Marcopolini: Campbell-based Marcopolini imports high-quality, hand-made leather goods from Italy, including some beautiful belts. I own a Marcopolini key wallet (which, for those who don’t know, is a keychain that stows your keys inside a coin-purse-like wallet, so your keys don’t punch holes in your pockets). It is extremely well made, and its leather keeps looking better as it ages.
Cydwoq: Burbank-based Cydwoq makes belts that remind me of driftwood -- sculptural, smooth, and pleasing to the eye, in a craggy sort of way.
DSTLD: Los Angeles-based DSTLD is an online-only, direct-to-consumer designer and seller of Kenneth Cole-grade clothing and accessories. Their wares include belts.
Volcom: Orange County-based Volcom is a one-stop shop for skater/surfer/snowboarder fashion, from belts to board shorts to two-piece suits. Because they target skaters – who shred clothes quickly, no matter how high quality – I did not expect Volcom to put much effort into the second-thing-to-go elements of clothing construction. After all, why double-stitch a garment that’s going to be rags within weeks regardless? But I was pleasantly surprised. A few years back, I bought a Volcom button-up. It was a good purchase. The shirt had a clean silhouette, but with slightly skewed seams that bent people’s eyes just enough to prevent them from looking past me. And – because I do not lead a tear-through-fabric lifestyle – it lasted for years.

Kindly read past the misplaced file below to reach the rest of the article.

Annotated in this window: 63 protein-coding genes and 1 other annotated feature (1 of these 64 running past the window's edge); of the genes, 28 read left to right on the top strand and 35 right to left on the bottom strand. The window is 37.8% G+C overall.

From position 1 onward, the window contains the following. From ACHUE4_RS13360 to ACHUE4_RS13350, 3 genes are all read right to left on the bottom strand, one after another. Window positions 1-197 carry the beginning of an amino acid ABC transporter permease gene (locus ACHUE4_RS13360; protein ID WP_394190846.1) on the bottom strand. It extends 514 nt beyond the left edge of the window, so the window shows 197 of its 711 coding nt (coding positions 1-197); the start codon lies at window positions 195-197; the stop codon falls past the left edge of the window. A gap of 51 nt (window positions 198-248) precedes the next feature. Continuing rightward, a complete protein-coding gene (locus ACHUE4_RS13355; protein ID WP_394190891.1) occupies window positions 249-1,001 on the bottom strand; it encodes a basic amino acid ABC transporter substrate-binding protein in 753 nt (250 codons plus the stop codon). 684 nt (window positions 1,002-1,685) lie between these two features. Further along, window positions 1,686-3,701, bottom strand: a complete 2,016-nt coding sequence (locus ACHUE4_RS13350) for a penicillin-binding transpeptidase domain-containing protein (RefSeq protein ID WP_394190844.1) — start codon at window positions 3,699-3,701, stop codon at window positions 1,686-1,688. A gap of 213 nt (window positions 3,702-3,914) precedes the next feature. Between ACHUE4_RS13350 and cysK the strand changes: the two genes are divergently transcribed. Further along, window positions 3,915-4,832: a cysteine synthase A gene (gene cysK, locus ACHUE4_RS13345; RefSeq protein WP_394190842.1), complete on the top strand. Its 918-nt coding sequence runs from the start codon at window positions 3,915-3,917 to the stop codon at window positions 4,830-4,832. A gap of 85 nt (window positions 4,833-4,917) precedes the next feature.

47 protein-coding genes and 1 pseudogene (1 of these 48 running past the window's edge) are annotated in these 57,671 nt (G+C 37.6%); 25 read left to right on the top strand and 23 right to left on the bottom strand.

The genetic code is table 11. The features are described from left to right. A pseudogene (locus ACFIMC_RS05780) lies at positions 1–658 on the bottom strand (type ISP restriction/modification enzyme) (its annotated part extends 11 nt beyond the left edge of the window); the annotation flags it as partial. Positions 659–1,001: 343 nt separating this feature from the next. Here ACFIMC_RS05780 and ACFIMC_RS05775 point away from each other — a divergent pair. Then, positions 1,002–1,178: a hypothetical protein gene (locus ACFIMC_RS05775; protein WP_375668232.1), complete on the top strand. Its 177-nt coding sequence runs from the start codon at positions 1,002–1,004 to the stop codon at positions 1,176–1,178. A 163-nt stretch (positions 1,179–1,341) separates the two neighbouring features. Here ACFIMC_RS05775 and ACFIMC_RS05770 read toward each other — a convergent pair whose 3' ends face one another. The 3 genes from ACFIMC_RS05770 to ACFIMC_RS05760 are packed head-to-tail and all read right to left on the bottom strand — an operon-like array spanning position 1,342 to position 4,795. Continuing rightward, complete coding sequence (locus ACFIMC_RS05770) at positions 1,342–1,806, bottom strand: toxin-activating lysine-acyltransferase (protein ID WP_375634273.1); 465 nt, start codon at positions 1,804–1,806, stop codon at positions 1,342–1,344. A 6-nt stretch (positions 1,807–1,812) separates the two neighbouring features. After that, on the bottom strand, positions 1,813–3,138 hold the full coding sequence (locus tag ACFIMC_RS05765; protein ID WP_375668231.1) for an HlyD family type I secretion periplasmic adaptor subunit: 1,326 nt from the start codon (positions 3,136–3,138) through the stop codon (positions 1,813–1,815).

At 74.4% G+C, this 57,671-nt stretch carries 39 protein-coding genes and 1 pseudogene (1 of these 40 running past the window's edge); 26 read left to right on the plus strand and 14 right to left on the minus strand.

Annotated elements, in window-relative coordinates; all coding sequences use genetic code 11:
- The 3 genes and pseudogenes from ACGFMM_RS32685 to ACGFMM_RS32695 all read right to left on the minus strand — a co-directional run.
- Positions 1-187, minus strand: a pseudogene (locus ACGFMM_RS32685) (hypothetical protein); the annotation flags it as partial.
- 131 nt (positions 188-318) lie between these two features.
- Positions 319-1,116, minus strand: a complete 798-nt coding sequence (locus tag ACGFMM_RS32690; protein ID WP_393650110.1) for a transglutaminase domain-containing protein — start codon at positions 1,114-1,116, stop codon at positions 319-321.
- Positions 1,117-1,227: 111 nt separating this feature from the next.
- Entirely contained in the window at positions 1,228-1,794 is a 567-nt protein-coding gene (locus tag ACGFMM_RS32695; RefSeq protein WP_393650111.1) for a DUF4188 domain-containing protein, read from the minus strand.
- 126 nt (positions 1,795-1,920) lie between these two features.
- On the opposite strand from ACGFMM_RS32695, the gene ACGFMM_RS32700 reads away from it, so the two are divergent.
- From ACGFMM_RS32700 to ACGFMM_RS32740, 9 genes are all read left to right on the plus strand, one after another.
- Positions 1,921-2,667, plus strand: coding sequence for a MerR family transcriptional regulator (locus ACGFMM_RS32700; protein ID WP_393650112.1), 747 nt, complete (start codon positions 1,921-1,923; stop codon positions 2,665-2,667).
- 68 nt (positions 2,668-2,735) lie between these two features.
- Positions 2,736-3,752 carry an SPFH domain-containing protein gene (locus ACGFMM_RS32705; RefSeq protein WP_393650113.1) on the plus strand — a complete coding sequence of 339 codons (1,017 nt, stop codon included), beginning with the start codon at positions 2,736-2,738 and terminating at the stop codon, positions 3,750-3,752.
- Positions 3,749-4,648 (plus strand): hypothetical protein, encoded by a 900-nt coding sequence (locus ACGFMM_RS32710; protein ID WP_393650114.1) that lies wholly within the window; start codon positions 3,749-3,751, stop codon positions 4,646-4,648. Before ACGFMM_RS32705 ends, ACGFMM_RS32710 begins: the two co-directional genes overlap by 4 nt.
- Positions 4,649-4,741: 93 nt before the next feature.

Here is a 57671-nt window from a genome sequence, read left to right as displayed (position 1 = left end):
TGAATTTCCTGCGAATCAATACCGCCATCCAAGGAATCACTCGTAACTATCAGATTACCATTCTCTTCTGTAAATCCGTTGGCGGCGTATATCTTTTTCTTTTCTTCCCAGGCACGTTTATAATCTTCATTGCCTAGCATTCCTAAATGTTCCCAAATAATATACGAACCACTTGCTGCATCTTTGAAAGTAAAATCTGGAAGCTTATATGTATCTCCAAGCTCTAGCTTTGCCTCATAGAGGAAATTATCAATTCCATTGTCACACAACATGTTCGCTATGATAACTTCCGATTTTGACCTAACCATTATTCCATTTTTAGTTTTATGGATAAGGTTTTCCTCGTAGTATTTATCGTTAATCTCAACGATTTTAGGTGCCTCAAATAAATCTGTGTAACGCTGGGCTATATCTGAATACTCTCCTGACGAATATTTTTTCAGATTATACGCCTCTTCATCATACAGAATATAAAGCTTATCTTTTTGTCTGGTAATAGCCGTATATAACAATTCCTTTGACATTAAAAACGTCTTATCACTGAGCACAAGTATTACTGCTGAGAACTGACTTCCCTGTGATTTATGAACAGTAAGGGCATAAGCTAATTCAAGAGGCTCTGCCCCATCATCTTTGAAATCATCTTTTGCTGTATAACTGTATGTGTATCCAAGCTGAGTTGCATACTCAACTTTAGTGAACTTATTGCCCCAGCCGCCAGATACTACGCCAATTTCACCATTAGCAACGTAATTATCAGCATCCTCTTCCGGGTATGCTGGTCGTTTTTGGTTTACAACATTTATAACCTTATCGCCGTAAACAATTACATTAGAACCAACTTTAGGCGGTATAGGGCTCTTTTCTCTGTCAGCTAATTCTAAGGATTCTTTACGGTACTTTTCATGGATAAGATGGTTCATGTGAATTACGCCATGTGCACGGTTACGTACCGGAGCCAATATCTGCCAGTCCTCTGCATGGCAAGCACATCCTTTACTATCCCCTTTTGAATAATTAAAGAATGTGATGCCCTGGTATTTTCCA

Hernandez and Sons Custom Boots: San Jose H&SCB makes very pretty things from leathers, including belts.
Glaser Designs: San Francisco-based makes belts to order for "executive travelers," which I think means rich people who spend a lot of time on planes.
Jaqet: Los Angeles-based Jaqet makes simple, clean-lined handmade-in-California leather goods, including belts.